Hobson on ASOS, Pagegroup and Hays

THE WEEK: Morningstar columnist Rodney Hobson says ASOS shareholders should hold tight and enjoy the volatile ride

Rodney Hobson 13 July, 2018 | 3:55PM
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asos online retailer e-commerce website clothing

Online retailer ASOS (ASC) has had too much of a rollercoaster ride for my liking. While its clothing was modelled on items worn by celebrities as seen on screen, my screen tells me the shares peaked just shy of £70 early in 2014, slumped to £1.85p then set a new high of £77.30 earlier this year. Now they are back around £58.

The figures admittedly look larger because the value of an ASOS shares is about 10 times that normally ascribed to a UK-listed company. However, even if you knock a zero off the end to give an easier-to-understand comparison, those are pretty wild swings.

Yet I do not feel that shareholders should panic over a 10.5% drop in the share price this week after a fairly mild warning on sales figures. ASOS said that slower growth overseas meant that revenue would grow at the bottom end of its 25-30% range in the year to the end of August.

That’s still some growth, and in any case analysts were already forecasting 25.8%, so the bottom of the range isn’t much less. ASOS reassured investors that profits were still in line with expectations, which is rather more important. It said the final quarter of its financial year had started strongly and by sticking to full price sales its margins have improved.

Because it has concentrated on online and mobile shopping it is not lumbered with the problems of the UK High Streets, although it is spending heavily on distribution centres in the US and Europe to boost growth overseas in 2019.

I think the shares will find good support at £60 if that level is tested. If you’re in, enjoy the exciting ride. This isn’t the time to jump off.

Just the Job

If the world economy is going to slow down, the message has not got through to those who recruit the workforce. Pagegroup (PAGE) and Hays (HAS) are still doing quite nicely around the world, and not too badly in the UK despite its position as one of the most sluggish economies in the Western world.

Pagegroup reported record profits in the second quarter of this year. The 16% improvement was the strongest quarterly figure for seven years.

All the growth came from abroad, ranging from 15.3% in Asia Pacific to 19.6% in the Americas and 19.8% in Europe, Middle East and Africa. The UK, accounting for one fifth of profits, slipped back 1.9% but even so this was an improvement on the 7.1% slippage in the first quarter despite the chaos over Brexit.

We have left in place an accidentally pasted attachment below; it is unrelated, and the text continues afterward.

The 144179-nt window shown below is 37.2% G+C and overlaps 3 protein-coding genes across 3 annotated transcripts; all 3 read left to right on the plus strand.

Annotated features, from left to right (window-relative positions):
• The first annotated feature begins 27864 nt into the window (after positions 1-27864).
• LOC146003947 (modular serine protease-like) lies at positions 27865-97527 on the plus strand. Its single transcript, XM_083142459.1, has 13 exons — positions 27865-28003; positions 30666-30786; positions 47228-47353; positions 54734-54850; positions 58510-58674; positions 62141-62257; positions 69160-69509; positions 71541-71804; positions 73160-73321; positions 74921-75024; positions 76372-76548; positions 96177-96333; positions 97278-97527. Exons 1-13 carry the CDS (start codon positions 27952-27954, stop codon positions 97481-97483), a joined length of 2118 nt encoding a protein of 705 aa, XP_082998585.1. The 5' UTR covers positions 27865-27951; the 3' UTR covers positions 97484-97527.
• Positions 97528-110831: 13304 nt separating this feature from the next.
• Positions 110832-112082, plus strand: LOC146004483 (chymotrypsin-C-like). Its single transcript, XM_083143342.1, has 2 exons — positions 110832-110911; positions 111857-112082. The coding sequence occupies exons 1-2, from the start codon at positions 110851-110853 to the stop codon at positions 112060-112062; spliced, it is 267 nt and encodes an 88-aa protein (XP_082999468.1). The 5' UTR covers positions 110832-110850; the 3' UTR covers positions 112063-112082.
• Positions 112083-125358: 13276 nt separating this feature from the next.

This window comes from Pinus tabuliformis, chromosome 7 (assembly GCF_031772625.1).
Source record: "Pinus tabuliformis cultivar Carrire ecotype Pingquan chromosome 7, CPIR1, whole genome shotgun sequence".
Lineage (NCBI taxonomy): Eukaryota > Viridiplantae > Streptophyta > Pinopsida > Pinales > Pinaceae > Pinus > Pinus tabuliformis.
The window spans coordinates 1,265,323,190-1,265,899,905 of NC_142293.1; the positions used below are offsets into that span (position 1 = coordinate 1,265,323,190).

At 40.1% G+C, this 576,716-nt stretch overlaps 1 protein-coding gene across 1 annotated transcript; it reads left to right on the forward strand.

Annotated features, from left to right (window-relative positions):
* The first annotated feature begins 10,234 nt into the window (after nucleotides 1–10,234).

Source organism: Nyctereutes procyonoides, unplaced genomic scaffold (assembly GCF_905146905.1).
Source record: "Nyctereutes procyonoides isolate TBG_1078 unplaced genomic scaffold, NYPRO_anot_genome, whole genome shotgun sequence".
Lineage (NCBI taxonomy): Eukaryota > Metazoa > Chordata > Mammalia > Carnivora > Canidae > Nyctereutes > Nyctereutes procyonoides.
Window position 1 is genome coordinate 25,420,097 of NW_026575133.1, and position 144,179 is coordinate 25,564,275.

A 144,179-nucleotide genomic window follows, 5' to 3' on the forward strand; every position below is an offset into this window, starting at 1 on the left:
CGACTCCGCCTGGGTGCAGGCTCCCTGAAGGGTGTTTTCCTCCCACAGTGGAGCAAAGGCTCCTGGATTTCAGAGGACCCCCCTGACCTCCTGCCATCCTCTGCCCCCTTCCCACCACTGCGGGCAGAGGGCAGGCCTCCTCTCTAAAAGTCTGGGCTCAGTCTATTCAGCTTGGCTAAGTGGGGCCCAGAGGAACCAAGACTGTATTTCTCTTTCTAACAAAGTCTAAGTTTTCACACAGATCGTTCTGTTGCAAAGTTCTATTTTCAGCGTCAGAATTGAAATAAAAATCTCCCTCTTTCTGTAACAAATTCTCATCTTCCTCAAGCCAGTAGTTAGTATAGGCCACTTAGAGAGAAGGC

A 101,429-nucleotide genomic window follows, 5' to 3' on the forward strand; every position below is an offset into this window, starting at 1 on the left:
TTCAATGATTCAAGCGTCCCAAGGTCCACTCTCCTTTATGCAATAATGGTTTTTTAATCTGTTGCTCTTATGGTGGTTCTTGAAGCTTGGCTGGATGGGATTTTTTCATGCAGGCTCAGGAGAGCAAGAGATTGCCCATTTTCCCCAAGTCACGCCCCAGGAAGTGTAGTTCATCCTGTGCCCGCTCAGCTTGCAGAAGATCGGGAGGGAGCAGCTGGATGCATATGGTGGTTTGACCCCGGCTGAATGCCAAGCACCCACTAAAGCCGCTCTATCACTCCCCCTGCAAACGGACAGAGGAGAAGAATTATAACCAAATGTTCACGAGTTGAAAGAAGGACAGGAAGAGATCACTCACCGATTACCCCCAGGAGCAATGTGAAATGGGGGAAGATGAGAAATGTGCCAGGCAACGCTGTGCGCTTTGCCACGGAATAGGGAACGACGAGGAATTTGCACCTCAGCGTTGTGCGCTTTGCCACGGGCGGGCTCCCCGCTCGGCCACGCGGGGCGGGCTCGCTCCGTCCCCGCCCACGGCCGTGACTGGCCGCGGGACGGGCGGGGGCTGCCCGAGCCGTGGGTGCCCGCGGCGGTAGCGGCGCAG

Pagegroup, formerly Michael Page International, sees this year’s results coming out slightly better than the £134 million forecast by analysts. Its shares are up from 440p at the start of the year and despite being hit by mild profit-taking on the results are still pushing 600p. If they slip back further I believe they will find support at 530p at the lowest.

I have held shares in Hays for several years and despite a rocky patch that saw me in the red for several months I have been pleased with the outcome. The shares are back above 200p, double the level two years ago.

In the three months to 30 June, the group’s final quarter, fees were 14% higher and even the UK and Ireland was 5% better. As with Page, this was a record quarter for Hays and prompted a similar assurance that profits would be marginally ahead of expectations.

What I like about the Hays figures is that growth is spread across the world, topping 20% in France and Belgium and soaring in the US and China.

I regard recruitment as a good economic indicator. If these two are anything to go by, it’s right to stay fully invested.


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Securities Mentioned in Article

Security NamePriceChange (%)Morningstar
ASOS PLC370.20 GBX-0.59Rating
Hays PLC103.70 GBX-0.77
PageGroup PLC474.40 GBX0.08

About Author

Rodney Hobson

Rodney Hobson  is a columnist for Morningstar.co.uk and author of several investing books, including The Dividend Investor and How to Build a Share Portfolio.

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